DataMAXX: You've Got to Give a Little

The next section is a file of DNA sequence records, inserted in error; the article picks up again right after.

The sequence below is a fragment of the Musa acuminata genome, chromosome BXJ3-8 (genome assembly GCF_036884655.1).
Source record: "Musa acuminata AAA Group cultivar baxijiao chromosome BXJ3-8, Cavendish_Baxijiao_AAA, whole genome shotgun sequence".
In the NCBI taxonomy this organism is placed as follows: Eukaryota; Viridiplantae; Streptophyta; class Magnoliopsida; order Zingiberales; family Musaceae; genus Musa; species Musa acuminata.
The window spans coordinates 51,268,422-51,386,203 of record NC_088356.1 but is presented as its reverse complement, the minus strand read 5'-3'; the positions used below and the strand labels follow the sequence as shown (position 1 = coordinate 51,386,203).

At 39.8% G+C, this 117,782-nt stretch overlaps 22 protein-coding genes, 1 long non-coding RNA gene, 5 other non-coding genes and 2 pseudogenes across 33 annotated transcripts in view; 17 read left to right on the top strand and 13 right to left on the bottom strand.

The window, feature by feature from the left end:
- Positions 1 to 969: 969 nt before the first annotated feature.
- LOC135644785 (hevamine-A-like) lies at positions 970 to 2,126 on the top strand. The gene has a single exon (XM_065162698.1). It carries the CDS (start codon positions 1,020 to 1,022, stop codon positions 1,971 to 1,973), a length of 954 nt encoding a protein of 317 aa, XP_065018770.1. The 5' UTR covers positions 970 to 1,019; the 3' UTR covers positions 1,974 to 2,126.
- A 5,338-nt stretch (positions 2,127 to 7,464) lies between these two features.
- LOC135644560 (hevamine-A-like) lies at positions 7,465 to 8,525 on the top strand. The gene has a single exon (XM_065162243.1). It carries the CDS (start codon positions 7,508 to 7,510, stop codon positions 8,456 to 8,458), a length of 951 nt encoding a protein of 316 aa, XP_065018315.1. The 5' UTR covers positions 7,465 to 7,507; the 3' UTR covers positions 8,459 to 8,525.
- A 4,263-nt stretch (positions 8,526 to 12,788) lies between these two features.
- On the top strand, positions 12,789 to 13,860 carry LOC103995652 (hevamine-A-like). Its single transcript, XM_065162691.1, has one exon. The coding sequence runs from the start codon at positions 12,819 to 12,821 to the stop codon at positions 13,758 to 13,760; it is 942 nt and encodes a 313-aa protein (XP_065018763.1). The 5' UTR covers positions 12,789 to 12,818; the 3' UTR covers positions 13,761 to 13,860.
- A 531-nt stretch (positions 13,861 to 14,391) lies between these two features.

The RBMA took the opportunity to soft-launch its new data warehouse, DataMAXX, at the recent Summit, and the good news is that it is free—almost. If you want basic reports only, the cost of participating is to contribute your data to run unlimited number of customized reports. If members do not want to contribute, then the cost is $500. Premium reporting also entails a fee, but offers more flexibility in sorting the data by size of practice and geography. To participate, you must do three things: 1. Enter your information, including demographics, equipment, and compensation for each site of service. 2. Upload data. This involves importing your practice information and mapping your definitions to the DataMaxx definitions. 3. View reports. As mentioned, there are two viewing options, basic and premium. The premium approach offers the option of combining multiple analytics—for example, population with geographic region or practice type. According to Swati Bansal, president, Sage Computing, Reston, VA, the two most time-consuming activities are entering the demographics and mapping your data definitions to the DataMAXX definitions. “In a test, the most it took was 2 to 3 hours to map the data,” she says. “Once it's mapped, it takes just two minutes to upload each file.” A data dictionary as well as sample data files are available online. “You can either take those files and strip them of data and pre-populate your own data, or use the same column headings,” suggests Bansal. Thus far, the project has 50 to 55 subscribers, but Bansal acknowledges that a good number of them may have subscribed to get the organization’s 2012 report on accounts receivable data (based on 2011 numbers). A minimum number of data points per measure—at least five—are necessary before a report can be issued. As in any data project, its value will be commensurate with the number of practices that participate. Brian Barbeito, MBA, CEO of Mid-South Imaging & Therapeutics, Memphis, listened to the presentation last Monday in Colorado Springs. He says he wants to be able to make radiology-specific comparisons on measures not available from sources such as MGMA, to benchmark and measure performance, and to answer the following questions: “How is our practice doing compared to other practices, how do our different operations compare, like adjustments, how is our billing company doing compared to other similar sized operations?” Bansal emphasized that only clean data will be accepted, a process that is automated and real time: “If they do not meet our data validation, we will not accept the file.”